We had been invited to eat over to Grandma's. Her specialty was minestrone soup with salad. Not just any salad, but salad with shaved carrots in torn up lettuce. Not the bitter iceberg kind, but the sweet, green, leafy lettuce, topped with sliced tomatoes and green onions. Gingerbread cake with lemon pudding and ice cream always completed the ensemble. Grandma invited us over once a month to have her special dinner. I hurried over after school to help her make the cake. She pulled down her yellow ceramic mixing bowl—the one she got on her wedding day. It had leaves painted on the outside in golds and browns. The bowl had seen better days. It had a crack going down the center and chips on the rim. It was resilient though; it never leaked. I helped her beat in the eggs and scrape down the sides. The reward came at the end when I was able to lick the bowl clean. Mmmmm. Nothing could be better.

I glanced back to check on the children. All was quiet. I gazed around, recognizing the cheese factory as we passed through Beaver. Grandma and I had passed the cheese factory many times on trips back and forth from Cedar to Logan to visit her daughter, Aunt Joyce. Grandma was a notoriously bad driver; at times she would fall asleep at the wheel. At one point she turned up the off ramp when she was entering the freeway. Ever since then, I had become her designated driver. Grandma and I were singing along with Doris Day as I drove us up I-15 on another visit to Aunt Joyce, "Que Será, Será. Whatever will be, will be. The future's not ours to see. Que Será, Será. What will be, will be," we belted out. The song switched and Grandma began singing, "Everybody loves a lover." She couldn't sing worth a lick, but what she lacked in talent she sure made up for in enthusiasm. I joined in with her, "I'm a lover—Everybody loves me."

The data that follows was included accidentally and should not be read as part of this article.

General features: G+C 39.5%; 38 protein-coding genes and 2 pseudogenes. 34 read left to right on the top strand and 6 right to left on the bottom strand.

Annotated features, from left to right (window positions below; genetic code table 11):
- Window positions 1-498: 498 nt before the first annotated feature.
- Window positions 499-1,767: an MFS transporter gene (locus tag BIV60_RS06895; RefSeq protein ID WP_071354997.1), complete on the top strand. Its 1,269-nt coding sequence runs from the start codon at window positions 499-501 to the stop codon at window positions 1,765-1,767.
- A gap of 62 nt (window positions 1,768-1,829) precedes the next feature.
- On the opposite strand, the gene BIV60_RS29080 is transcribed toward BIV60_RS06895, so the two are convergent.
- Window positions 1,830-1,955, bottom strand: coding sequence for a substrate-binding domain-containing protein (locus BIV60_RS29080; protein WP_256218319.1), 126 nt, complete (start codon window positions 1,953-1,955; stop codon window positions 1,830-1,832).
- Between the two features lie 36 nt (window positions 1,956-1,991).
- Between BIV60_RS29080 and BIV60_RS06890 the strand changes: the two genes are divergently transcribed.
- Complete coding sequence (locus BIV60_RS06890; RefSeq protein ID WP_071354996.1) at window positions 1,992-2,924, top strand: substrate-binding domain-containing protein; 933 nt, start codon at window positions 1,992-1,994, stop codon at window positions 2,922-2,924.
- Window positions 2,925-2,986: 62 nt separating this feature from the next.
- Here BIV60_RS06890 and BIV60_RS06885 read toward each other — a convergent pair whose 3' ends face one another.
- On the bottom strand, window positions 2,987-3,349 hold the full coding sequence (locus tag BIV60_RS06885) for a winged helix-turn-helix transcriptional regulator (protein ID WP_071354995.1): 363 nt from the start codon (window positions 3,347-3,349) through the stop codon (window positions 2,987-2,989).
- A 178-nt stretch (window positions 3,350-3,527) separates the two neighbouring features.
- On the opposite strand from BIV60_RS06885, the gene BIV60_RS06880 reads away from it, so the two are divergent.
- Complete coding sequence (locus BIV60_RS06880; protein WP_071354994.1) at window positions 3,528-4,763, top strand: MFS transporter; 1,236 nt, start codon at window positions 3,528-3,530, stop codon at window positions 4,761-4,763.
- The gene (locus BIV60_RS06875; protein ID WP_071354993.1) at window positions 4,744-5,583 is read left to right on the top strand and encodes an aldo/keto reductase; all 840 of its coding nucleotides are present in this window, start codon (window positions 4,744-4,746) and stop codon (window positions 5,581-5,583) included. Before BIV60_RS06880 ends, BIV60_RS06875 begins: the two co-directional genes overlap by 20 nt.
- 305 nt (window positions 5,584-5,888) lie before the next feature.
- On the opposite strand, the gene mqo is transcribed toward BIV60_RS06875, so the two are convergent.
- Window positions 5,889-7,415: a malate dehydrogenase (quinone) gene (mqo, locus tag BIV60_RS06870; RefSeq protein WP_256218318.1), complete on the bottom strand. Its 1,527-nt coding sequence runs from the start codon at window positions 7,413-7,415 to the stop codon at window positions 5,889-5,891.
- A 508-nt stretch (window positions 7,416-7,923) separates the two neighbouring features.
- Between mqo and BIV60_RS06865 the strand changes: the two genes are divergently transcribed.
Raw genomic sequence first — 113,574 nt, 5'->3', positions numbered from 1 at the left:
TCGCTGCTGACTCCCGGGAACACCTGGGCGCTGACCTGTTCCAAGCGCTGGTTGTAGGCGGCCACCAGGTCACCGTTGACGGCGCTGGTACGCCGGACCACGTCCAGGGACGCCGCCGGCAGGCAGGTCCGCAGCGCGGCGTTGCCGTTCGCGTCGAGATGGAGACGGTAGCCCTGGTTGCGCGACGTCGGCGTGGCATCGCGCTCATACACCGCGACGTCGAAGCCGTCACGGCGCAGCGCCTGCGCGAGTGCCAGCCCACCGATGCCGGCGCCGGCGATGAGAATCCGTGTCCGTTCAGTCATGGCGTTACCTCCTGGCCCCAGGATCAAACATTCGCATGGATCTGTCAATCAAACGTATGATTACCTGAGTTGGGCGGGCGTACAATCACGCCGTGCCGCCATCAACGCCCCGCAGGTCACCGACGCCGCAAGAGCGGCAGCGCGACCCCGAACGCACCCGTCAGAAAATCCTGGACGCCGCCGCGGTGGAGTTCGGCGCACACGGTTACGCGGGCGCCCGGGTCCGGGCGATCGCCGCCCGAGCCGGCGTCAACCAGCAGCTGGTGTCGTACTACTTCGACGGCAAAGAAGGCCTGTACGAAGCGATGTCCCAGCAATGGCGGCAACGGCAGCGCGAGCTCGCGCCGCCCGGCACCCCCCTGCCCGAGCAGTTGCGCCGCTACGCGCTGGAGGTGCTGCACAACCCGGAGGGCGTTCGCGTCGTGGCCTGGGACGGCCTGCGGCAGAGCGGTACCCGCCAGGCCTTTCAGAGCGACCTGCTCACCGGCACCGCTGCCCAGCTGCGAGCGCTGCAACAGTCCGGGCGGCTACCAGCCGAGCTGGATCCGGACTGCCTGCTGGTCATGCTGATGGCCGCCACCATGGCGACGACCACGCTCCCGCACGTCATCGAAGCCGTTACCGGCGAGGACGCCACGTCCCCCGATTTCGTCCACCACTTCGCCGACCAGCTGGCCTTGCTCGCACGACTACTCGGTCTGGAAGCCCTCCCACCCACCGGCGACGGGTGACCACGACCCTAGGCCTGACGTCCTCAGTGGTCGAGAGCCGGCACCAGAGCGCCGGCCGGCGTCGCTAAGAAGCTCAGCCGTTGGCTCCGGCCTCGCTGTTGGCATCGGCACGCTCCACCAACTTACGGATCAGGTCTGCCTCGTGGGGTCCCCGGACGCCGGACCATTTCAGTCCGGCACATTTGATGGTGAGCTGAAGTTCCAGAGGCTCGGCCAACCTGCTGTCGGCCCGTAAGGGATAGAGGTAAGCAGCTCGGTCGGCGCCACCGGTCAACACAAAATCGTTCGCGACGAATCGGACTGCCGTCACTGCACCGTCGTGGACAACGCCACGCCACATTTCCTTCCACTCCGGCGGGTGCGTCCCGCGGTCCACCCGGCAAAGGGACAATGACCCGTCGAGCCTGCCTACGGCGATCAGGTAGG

The car slowed down, and I recognize the SunShine truck stop in Summit. We were almost there; the trip had blurred by. "Wow. We're already here?" I murmured. It seemed like just a second ago it was this morning and I was eagerly packing our bags in anticipation of going home for Christmas. I was in the back bedroom; suitcases were sprawled everywhere. There were clothes strung half in and half out of bags; toiletry items were piled high on our pillows. The kid's gleaming presents were waiting patiently in the corner. I was happily singing carols as I tried to organize all the chaos. Our goal was to be on the road by eleven o'clock. It was still early when the phone rang. I answered it with a chipper "Merry Christmas." On the other end there was a somber reply, "Joy. It's Shanna. Grandma passed away last night."

No, no, no, my mind screamed. It can't be. Not today. I was going to be down there that afternoon. I was going to hold her small frame in my arms again. She couldn't be gone. I couldn't have missed her by a couple of hours. But I had. She was gone. I searched out my husband and bawled in his arms, releasing some of the pain, anger, and sorrow that had erupted inside. Instead of going home to Christmas, we were going home to Grandma's funeral.

Nearly eight years have passed since that memorable Christmas. Life goes on. As I walk through my home, a few objects catch my eye: adorning my counter is a yellow ceramic bowl, with leaves painted on the outside in golds and browns. A crack runs down its center and there are chips on the rim. A Doris Day movie rests in my DVD stand. A game of Yahtzee sits on the top shelf of the coat closet. I stop and pause, "Grandma are you here, checking up on us?" Then one of my children runs and grabs an old worn book out of the bottom of the bookshelf.

"Momma, will you read to us?"
I begin, "One day, Brer Fox and Brer Bear wuz sittin'